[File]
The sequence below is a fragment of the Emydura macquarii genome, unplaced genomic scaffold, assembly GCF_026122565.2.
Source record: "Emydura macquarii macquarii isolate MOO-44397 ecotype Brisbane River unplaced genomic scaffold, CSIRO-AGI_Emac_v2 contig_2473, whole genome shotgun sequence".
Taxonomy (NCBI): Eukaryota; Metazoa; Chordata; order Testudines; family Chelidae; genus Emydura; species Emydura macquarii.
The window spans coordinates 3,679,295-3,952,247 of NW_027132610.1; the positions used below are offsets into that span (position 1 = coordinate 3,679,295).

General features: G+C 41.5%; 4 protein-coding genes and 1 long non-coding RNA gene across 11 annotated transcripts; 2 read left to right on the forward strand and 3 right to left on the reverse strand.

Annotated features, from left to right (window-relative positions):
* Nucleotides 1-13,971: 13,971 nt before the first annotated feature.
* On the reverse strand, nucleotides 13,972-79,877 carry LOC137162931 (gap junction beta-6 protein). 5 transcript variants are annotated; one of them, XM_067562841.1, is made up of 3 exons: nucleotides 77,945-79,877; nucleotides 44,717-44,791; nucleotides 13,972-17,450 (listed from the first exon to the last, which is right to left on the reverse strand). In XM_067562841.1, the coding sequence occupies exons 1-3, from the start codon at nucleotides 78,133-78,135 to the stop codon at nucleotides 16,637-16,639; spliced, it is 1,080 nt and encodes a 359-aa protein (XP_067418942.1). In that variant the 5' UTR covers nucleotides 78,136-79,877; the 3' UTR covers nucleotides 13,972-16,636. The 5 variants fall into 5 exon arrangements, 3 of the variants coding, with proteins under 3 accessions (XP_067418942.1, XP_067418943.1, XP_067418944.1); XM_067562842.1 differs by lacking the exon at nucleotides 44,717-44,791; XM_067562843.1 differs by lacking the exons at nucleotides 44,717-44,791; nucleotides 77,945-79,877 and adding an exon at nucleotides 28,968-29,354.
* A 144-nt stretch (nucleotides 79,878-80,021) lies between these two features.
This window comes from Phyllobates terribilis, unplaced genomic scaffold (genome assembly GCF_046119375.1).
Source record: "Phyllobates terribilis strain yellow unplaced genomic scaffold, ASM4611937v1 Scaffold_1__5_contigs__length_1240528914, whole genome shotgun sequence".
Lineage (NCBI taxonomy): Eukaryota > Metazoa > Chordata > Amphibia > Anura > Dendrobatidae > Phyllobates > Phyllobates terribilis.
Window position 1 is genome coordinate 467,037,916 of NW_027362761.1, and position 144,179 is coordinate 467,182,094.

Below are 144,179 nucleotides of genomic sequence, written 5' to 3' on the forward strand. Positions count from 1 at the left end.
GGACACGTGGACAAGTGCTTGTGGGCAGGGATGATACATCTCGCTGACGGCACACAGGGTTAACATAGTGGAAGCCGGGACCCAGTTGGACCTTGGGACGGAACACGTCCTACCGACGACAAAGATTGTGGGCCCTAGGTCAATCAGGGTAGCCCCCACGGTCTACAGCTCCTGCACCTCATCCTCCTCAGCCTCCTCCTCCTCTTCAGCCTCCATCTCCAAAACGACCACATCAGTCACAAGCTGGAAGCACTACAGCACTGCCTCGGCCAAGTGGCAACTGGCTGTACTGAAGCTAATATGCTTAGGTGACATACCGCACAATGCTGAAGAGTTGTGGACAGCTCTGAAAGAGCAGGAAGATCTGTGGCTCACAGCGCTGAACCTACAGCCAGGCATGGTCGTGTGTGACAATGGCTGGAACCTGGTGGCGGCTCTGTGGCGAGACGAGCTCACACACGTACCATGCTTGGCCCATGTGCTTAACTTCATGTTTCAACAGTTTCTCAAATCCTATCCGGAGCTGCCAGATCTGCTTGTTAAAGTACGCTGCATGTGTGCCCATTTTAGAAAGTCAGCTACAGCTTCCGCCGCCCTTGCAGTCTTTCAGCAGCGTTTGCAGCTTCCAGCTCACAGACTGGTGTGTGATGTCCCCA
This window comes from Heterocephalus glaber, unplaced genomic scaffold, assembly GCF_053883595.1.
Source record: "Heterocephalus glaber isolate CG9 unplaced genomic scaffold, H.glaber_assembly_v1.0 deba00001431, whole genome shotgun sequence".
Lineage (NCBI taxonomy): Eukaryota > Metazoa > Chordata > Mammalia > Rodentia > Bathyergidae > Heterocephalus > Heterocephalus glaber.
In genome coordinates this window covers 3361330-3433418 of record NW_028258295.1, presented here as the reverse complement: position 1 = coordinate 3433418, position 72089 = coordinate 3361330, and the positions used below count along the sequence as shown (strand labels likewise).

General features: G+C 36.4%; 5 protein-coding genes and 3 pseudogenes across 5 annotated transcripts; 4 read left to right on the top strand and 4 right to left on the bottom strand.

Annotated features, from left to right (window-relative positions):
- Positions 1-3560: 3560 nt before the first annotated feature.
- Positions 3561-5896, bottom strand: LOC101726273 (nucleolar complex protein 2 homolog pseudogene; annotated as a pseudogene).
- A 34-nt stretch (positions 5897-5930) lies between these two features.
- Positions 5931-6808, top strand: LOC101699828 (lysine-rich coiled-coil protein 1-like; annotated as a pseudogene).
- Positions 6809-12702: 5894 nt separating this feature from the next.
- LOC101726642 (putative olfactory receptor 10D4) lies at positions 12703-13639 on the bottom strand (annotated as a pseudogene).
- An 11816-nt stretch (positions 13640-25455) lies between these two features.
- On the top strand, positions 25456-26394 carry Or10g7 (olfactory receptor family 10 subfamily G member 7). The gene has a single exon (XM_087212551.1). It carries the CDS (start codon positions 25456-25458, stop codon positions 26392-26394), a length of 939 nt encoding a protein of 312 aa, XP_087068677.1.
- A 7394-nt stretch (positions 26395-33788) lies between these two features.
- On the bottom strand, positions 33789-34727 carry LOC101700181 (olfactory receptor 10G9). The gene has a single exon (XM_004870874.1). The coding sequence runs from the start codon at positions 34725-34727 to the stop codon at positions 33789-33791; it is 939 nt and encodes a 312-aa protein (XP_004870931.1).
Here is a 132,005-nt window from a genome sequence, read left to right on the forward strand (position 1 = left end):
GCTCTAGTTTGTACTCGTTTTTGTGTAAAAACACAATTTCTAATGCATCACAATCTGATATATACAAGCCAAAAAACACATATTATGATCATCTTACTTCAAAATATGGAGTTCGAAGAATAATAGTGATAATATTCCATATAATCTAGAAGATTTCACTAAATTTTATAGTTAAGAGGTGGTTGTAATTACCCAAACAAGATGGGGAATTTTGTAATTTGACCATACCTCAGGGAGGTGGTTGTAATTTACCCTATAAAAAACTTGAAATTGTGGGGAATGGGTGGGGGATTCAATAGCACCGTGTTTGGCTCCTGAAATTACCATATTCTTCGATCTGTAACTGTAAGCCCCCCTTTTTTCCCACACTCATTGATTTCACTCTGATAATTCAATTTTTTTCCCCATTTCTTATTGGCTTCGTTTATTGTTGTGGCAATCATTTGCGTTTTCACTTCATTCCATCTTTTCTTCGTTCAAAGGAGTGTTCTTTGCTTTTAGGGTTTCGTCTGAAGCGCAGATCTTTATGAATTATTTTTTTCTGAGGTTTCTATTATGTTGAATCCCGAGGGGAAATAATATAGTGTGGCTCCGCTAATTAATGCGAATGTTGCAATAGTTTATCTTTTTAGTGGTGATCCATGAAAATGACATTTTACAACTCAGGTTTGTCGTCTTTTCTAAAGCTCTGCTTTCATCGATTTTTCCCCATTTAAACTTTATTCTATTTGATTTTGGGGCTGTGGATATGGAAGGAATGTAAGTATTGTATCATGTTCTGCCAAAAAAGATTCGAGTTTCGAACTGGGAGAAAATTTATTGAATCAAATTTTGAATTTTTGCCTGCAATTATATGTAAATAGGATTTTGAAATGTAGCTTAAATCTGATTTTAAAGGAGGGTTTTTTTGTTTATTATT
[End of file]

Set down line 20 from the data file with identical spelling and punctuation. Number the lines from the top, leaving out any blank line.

General features: G+C 36.4%; 5 protein-coding genes and 3 pseudogenes across 5 annotated transcripts; 4 read left to right on the top strand and 4 right to left on the bottom strand.